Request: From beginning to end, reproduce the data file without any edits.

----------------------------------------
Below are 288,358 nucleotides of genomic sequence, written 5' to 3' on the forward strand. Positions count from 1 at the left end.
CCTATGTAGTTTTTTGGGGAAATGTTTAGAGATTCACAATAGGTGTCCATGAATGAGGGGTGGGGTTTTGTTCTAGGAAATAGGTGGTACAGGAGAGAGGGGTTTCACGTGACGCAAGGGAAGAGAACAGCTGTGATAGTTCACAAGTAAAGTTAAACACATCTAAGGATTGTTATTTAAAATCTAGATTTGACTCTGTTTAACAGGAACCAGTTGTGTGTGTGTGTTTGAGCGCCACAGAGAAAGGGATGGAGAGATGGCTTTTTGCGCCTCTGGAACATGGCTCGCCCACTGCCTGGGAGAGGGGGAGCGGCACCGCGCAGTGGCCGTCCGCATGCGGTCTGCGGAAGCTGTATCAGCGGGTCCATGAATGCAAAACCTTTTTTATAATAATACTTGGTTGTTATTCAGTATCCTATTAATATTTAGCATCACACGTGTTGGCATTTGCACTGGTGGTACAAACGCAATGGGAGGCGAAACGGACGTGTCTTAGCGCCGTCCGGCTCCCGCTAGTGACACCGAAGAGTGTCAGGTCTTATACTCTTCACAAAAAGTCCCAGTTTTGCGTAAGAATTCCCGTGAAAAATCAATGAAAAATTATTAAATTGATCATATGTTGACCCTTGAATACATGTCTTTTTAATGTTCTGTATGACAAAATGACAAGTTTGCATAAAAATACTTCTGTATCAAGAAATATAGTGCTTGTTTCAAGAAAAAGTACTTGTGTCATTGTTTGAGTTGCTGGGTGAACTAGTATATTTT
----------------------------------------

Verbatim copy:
Below are 288,358 nucleotides of genomic sequence, written 5' to 3' on the forward strand. Positions count from 1 at the left end.
CCTATGTAGTTTTTTGGGGAAATGTTTAGAGATTCACAATAGGTGTCCATGAATGAGGGGTGGGGTTTTGTTCTAGGAAATAGGTGGTACAGGAGAGAGGGGTTTCACGTGACGCAAGGGAAGAGAACAGCTGTGATAGTTCACAAGTAAAGTTAAACACATCTAAGGATTGTTATTTAAAATCTAGATTTGACTCTGTTTAACAGGAACCAGTTGTGTGTGTGTGTTTGAGCGCCACAGAGAAAGGGATGGAGAGATGGCTTTTTGCGCCTCTGGAACATGGCTCGCCCACTGCCTGGGAGAGGGGGAGCGGCACCGCGCAGTGGCCGTCCGCATGCGGTCTGCGGAAGCTGTATCAGCGGGTCCATGAATGCAAAACCTTTTTTATAATAATACTTGGTTGTTATTCAGTATCCTATTAATATTTAGCATCACACGTGTTGGCATTTGCACTGGTGGTACAAACGCAATGGGAGGCGAAACGGACGTGTCTTAGCGCCGTCCGGCTCCCGCTAGTGACACCGAAGAGTGTCAGGTCTTATACTCTTCACAAAAAGTCCCAGTTTTGCGTAAGAATTCCCGTGAAAAATCAATGAAAAATTATTAAATTGATCATATGTTGACCCTTGAATACATGTCTTTTTAATGTTCTGTATGACAAAATGACAAGTTTGCATAAAAATACTTCTGTATCAAGAAATATAGTGCTTGTTTCAAGAAAAAGTACTTGTGTCATTGTTTGAGTTGCTGGGTGAACTAGTATATTTT